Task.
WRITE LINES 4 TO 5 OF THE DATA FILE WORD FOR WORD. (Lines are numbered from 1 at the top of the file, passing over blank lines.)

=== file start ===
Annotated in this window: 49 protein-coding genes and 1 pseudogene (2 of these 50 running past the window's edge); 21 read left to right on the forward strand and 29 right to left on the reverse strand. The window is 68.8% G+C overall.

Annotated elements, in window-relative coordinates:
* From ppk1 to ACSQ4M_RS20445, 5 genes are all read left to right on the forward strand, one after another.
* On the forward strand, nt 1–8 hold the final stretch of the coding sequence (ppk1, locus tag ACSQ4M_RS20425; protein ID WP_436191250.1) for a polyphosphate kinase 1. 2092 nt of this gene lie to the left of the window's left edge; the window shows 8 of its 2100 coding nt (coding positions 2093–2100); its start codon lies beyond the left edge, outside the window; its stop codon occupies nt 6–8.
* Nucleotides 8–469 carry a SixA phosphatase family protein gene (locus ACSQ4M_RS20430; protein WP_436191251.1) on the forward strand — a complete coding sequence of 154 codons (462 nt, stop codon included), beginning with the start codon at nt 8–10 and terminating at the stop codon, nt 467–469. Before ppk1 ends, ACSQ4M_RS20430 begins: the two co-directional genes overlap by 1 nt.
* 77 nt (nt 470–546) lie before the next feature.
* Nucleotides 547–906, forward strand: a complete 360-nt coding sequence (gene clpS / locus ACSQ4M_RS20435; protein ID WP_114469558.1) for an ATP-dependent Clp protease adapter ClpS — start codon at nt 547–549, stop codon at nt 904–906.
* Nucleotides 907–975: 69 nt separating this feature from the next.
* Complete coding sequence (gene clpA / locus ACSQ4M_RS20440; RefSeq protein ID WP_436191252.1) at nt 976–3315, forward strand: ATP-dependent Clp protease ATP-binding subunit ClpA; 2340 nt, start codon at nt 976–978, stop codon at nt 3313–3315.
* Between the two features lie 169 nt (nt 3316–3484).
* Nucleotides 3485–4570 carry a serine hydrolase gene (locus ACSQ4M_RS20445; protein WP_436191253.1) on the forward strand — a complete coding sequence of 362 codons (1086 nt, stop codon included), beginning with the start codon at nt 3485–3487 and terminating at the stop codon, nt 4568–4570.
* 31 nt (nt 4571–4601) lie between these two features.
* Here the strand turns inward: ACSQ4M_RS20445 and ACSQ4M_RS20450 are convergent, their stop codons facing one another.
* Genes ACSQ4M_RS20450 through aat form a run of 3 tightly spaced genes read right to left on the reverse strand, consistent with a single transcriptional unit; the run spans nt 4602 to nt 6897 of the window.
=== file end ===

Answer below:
* On the forward strand, nt 1–8 hold the final stretch of the coding sequence (ppk1, locus tag ACSQ4M_RS20425; protein ID WP_436191250.1) for a polyphosphate kinase 1. 2092 nt of this gene lie to the left of the window's left edge; the window shows 8 of its 2100 coding nt (coding positions 2093–2100); its start codon lies beyond the left edge, outside the window; its stop codon occupies nt 6–8.
* Nucleotides 8–469 carry a SixA phosphatase family protein gene (locus ACSQ4M_RS20430; protein WP_436191251.1) on the forward strand — a complete coding sequence of 154 codons (462 nt, stop codon included), beginning with the start codon at nt 8–10 and terminating at the stop codon, nt 467–469. Before ppk1 ends, ACSQ4M_RS20430 begins: the two co-directional genes overlap by 1 nt.